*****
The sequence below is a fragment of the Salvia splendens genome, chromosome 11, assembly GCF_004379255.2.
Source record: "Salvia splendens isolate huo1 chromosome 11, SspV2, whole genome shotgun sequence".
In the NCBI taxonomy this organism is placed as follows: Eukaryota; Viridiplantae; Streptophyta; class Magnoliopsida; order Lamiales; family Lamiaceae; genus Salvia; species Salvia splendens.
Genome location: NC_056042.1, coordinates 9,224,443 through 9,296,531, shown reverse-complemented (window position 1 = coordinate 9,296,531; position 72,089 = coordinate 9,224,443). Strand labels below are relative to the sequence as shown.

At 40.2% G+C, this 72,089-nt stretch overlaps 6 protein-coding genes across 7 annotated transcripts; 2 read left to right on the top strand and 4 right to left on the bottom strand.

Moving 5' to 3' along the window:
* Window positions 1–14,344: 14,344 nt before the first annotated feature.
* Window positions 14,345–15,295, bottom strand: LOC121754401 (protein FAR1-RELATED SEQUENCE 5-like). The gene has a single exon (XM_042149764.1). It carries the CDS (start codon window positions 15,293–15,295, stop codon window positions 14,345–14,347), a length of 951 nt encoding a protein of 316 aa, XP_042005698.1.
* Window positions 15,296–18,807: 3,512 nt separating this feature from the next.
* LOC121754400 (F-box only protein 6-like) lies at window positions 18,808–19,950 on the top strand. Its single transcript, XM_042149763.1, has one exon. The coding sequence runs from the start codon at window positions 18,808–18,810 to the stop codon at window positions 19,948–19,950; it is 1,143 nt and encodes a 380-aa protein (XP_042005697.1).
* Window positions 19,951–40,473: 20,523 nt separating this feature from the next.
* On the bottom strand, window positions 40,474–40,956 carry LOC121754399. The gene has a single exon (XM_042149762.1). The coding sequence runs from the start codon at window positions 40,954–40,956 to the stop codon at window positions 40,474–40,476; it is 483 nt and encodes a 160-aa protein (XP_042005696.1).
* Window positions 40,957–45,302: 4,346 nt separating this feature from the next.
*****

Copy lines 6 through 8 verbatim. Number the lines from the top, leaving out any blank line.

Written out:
Moving 5' to 3' along the window:
* Window positions 1–14,344: 14,344 nt before the first annotated feature.
* Window positions 14,345–15,295, bottom strand: LOC121754401 (protein FAR1-RELATED SEQUENCE 5-like). The gene has a single exon (XM_042149764.1). It carries the CDS (start codon window positions 15,293–15,295, stop codon window positions 14,345–14,347), a length of 951 nt encoding a protein of 316 aa, XP_042005698.1.